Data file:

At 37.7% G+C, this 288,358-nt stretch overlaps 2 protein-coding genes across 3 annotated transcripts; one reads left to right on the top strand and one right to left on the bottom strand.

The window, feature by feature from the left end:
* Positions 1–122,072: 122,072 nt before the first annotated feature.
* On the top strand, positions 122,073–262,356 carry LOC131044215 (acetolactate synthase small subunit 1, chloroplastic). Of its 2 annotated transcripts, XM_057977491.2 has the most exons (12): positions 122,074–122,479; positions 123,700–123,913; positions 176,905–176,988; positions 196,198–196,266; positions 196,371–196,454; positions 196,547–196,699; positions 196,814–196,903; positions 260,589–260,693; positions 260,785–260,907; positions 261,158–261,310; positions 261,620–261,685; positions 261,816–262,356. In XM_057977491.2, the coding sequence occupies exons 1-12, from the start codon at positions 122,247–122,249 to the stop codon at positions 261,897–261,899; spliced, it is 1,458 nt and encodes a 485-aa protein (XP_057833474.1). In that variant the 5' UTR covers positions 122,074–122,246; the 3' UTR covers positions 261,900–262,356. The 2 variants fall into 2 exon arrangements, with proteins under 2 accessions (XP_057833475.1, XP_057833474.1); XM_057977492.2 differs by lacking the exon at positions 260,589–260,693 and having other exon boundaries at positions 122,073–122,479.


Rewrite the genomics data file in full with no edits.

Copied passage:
At 37.7% G+C, this 288,358-nt stretch overlaps 2 protein-coding genes across 3 annotated transcripts; one reads left to right on the top strand and one right to left on the bottom strand.

The window, feature by feature from the left end:
* Positions 1–122,072: 122,072 nt before the first annotated feature.
* On the top strand, positions 122,073–262,356 carry LOC131044215 (acetolactate synthase small subunit 1, chloroplastic). Of its 2 annotated transcripts, XM_057977491.2 has the most exons (12): positions 122,074–122,479; positions 123,700–123,913; positions 176,905–176,988; positions 196,198–196,266; positions 196,371–196,454; positions 196,547–196,699; positions 196,814–196,903; positions 260,589–260,693; positions 260,785–260,907; positions 261,158–261,310; positions 261,620–261,685; positions 261,816–262,356. In XM_057977491.2, the coding sequence occupies exons 1-12, from the start codon at positions 122,247–122,249 to the stop codon at positions 261,897–261,899; spliced, it is 1,458 nt and encodes a 485-aa protein (XP_057833474.1). In that variant the 5' UTR covers positions 122,074–122,246; the 3' UTR covers positions 261,900–262,356. The 2 variants fall into 2 exon arrangements, with proteins under 2 accessions (XP_057833475.1, XP_057833474.1); XM_057977492.2 differs by lacking the exon at positions 260,589–260,693 and having other exon boundaries at positions 122,073–122,479.